How do I make long, cool drinks for the summer months?
You go out and buy a book called Long, Cool Drinks for the Summer Months and How to Mix Them.
Who is it by?
Many different people. There are more than 13,000 different books on the market with this title, or one very similar, and they are all by different people, some dead.
How can a dead person write a book about long, cool summer drinks for the summer months and how to make them?
They weren't dead when they wrote the book. They just wrote them a long time ago.
Under the same title?
They were called something slightly different then, like Summer Libations or Cups, Bowls and Punches, but they were basically the same book. You can now buy them either second-hand or reprinted.
Which one of these books is the best?
They are all exactly the same, so you get the cheapest.
How can they all be exactly the same?
Because there aren't many summer drinks and they all re- occur in every book.
Bucks fizz, Pimms, kir, shandy, Pimms, bucks fizz . . .
Hold on, hold on, that's a lot of drinks there. Let's start with bucks fizz. How do you make that?
Bucks fizz is an unparalleled way of ruining good orange juice and good champagne in the same drink. There is no other drink recipe that does this anything like so well, or indeed at all.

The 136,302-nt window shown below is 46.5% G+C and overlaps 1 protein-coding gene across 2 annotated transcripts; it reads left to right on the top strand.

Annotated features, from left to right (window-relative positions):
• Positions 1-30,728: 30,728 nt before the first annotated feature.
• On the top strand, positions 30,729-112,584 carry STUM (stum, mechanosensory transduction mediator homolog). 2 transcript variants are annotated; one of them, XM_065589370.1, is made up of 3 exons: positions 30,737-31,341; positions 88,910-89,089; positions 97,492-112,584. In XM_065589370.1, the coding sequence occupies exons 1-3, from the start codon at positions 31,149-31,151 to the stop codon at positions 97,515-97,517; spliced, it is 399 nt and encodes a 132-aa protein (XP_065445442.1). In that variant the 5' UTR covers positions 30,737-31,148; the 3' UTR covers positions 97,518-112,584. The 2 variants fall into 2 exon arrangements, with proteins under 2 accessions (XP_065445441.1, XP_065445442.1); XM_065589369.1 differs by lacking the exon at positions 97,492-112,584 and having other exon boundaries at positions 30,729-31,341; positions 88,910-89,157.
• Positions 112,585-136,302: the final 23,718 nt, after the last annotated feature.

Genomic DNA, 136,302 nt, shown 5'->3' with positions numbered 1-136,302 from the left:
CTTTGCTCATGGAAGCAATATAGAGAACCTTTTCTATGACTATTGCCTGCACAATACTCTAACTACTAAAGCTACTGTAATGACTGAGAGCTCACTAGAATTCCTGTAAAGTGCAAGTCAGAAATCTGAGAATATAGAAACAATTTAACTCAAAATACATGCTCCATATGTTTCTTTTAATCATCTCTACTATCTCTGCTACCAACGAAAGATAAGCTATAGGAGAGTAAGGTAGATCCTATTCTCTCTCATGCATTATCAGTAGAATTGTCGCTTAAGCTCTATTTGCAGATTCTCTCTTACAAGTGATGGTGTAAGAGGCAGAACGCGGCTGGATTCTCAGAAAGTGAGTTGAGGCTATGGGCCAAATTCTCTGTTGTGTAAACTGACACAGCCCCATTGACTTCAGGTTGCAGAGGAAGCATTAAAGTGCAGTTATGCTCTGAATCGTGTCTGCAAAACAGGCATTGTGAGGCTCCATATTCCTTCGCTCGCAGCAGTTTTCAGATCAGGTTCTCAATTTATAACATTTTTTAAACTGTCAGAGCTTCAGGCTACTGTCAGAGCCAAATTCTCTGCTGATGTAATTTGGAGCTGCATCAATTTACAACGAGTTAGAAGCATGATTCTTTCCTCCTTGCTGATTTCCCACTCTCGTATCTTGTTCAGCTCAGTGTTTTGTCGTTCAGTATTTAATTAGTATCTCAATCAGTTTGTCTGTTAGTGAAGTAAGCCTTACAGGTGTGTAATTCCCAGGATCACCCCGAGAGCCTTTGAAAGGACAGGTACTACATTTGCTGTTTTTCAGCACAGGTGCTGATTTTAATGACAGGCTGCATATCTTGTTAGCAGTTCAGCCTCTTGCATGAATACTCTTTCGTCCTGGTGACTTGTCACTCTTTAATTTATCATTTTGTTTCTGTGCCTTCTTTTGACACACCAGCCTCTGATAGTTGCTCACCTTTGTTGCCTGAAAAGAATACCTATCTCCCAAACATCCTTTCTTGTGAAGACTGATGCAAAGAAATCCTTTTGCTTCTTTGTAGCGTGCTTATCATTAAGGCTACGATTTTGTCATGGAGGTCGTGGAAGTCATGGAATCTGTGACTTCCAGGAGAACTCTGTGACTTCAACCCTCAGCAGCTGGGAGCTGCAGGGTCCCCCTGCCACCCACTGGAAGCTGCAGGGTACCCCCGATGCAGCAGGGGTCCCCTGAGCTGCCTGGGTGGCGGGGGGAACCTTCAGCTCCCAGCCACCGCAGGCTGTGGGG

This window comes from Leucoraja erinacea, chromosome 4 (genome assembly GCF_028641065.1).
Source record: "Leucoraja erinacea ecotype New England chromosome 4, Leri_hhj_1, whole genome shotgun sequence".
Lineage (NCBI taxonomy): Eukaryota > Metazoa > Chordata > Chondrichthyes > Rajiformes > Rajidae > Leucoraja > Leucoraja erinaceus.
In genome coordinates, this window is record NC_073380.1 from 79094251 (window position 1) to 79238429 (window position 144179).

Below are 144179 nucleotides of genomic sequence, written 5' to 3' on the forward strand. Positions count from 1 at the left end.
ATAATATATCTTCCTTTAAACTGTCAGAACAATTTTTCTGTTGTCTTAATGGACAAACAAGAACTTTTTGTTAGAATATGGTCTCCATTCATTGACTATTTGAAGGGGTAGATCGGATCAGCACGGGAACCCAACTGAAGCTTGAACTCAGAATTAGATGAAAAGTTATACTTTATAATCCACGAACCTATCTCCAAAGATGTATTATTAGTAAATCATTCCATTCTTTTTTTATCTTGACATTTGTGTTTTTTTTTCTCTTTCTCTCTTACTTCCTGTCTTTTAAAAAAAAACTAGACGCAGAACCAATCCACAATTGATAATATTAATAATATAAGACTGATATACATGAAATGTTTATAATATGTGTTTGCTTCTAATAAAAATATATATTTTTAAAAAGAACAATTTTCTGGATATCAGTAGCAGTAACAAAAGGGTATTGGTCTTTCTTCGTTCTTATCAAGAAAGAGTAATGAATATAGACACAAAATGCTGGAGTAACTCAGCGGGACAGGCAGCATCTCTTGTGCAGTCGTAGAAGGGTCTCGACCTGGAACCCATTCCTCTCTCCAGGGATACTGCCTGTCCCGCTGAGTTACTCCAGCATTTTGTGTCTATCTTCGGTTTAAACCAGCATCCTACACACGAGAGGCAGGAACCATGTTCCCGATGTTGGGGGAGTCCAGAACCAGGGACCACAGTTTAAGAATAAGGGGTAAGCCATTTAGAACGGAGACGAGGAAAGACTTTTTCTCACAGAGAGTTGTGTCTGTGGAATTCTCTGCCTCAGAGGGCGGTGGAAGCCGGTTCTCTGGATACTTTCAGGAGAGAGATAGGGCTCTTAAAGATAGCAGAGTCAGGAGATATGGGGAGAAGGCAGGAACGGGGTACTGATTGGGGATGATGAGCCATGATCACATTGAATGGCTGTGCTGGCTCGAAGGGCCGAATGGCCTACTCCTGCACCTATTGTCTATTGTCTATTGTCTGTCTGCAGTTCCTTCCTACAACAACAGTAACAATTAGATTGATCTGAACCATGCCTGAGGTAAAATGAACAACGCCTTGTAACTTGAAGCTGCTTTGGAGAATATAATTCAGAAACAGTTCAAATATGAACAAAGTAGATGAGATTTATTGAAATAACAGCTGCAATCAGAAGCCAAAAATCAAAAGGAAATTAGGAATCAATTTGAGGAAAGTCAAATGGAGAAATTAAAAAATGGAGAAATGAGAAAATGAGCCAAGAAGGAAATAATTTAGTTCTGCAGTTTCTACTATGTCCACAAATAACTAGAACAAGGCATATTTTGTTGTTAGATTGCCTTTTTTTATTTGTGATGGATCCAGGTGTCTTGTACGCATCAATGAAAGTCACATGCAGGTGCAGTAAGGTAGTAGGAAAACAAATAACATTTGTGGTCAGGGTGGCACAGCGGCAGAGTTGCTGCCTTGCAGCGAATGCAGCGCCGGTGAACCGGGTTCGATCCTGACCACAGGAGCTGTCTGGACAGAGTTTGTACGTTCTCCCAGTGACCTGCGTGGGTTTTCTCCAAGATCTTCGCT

So wouldn't it make sense to use a cheap sparkling white wine and tinned orange juice instead?
Yes. Of course, it would make even more sense not to make the drink. Any drink that benefits from being cheaply made shouldn't be made at all
Gosh, we are in a mood this morning, aren't we?
Yes. So would you be if you'd just read through a whole shelf of summer drink books, doing research for this column.
Have you really?
No, of course I haven't. I'm a journalist, not a detective, but I have tried all the drinks.
With what result?
I am now sloshed.
I mean, what are your findings?
I have discovered that there are only three kinds of mixed drink. First, there is the long drink, which is made by taking something strong and concentrated and diluting it with large quantities of something you wouldn't normally touch, like putting lemonade in Pimms, or Coca-Cola in rum, or tomato juice in vodka.
Number two is the cocktail, which is almost invariably made out of something sweet, something sour and something strong.
One of the best cocktails ever devised, the Petite Fleur. This is equal parts of fresh grapefruit juice, Cointreau and white rum.
Sounds hunky-dory. Number three?
Number three is the half-and-half drink. It is always made by adding 50 per cent of something to 50 per cent of something else.
Like bucks fizz?
Indeed. Or Black Velvet, which is half-and-half champagne and Guinness, or shandy, which is half-lemonade and half- beer, or Snake Bite, which is cider and lager.
Are they nice?
Compared to cold tea and curdled milk, they are very nice.
I see. And there are no other kinds of drink?
Does no one ever invent new kinds of mixed summer drink?
Yes. The research departments of all drinks companies are incessantly trying to come up with new recipes so they can put them on those little booklets that are tagged around the neck of their bottled product.
What are these drinks like?
They are all horrible.
My, we are testy this morning, aren't we?
Yes, we are.
Well, maybe I'll just go out and buy a book called 'Long, Cool Summer Drinks'.
Why don't you just do that.
Government Health Warning: Testing of long, cool summer drinks may lead to moroseness, short temper and a tendency to clutch the head.Reuse content